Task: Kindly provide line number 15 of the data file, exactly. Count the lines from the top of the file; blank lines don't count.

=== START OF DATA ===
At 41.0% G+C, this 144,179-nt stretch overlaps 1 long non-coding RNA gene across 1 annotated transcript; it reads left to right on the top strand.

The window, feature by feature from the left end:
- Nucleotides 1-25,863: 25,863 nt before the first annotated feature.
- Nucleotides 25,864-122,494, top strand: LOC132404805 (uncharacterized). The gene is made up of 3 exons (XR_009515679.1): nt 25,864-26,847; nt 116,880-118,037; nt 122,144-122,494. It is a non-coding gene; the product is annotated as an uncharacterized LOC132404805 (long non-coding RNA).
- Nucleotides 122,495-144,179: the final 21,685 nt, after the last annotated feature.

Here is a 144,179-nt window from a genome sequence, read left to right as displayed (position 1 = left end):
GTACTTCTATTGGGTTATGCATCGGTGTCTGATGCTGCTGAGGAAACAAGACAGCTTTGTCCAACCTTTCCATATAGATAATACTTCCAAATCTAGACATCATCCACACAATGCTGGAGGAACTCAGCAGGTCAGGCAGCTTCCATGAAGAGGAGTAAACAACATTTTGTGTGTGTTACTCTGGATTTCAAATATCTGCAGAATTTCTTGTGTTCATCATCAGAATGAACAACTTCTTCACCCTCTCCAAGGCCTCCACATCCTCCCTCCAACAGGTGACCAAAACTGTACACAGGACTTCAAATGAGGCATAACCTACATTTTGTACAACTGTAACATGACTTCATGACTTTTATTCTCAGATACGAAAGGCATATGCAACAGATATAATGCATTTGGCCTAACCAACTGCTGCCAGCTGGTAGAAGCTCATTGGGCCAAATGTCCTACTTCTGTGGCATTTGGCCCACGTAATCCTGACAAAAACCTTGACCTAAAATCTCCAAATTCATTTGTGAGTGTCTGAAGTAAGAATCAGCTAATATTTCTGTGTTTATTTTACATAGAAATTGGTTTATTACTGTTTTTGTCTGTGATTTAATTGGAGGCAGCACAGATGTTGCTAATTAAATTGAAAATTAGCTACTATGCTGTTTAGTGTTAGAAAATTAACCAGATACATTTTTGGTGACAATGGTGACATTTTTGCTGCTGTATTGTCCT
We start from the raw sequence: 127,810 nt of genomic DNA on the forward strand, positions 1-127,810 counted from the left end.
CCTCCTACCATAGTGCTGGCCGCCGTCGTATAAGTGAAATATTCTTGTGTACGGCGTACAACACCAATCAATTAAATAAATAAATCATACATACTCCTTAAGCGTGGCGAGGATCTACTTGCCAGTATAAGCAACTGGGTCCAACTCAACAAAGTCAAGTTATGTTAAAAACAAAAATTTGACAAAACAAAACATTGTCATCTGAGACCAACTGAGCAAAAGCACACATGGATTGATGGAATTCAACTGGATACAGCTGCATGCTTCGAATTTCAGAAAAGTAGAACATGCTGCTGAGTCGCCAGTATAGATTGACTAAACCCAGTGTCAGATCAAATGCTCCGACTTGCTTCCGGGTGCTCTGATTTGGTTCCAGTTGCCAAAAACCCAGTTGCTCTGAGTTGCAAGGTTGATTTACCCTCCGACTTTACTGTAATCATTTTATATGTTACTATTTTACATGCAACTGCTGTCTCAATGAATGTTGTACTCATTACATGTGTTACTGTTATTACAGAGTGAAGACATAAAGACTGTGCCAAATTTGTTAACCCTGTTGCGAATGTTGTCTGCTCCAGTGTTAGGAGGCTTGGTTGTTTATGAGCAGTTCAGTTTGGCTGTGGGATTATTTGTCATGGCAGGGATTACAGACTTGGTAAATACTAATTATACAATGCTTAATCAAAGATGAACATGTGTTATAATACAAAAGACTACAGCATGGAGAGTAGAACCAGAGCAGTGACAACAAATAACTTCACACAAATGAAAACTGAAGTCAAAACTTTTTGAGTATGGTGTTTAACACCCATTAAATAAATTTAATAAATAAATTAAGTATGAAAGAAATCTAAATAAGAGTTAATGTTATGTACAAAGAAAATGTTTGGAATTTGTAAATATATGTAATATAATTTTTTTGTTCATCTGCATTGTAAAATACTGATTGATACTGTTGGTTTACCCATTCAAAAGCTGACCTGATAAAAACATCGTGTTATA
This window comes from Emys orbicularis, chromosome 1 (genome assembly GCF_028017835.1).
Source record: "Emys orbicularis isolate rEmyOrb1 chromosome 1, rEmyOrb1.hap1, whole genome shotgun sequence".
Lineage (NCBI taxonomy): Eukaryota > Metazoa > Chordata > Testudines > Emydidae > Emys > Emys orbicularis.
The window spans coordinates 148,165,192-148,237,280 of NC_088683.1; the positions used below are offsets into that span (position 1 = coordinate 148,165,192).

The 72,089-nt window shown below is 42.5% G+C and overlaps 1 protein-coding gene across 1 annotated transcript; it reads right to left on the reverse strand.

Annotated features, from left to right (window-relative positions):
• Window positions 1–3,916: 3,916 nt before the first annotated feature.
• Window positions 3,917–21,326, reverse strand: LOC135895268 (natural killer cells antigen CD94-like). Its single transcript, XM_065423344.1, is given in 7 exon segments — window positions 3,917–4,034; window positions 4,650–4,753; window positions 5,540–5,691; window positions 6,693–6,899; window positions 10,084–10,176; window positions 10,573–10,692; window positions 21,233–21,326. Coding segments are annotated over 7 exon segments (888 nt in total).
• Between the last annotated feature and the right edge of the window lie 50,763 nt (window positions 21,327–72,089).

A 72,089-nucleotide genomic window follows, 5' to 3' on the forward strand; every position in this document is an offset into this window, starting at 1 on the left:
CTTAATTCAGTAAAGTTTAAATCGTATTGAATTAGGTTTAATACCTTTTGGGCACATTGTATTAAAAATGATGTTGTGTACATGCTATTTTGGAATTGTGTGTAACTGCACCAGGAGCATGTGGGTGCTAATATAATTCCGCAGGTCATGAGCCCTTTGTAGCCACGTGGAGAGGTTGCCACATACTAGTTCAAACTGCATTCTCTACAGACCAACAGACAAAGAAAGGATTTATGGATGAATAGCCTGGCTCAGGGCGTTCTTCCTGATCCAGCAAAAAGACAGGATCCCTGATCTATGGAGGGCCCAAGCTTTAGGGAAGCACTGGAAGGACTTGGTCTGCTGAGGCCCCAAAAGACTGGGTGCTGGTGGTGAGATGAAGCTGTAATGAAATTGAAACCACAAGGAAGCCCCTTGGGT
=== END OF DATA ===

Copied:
Annotated features, from left to right (window-relative positions):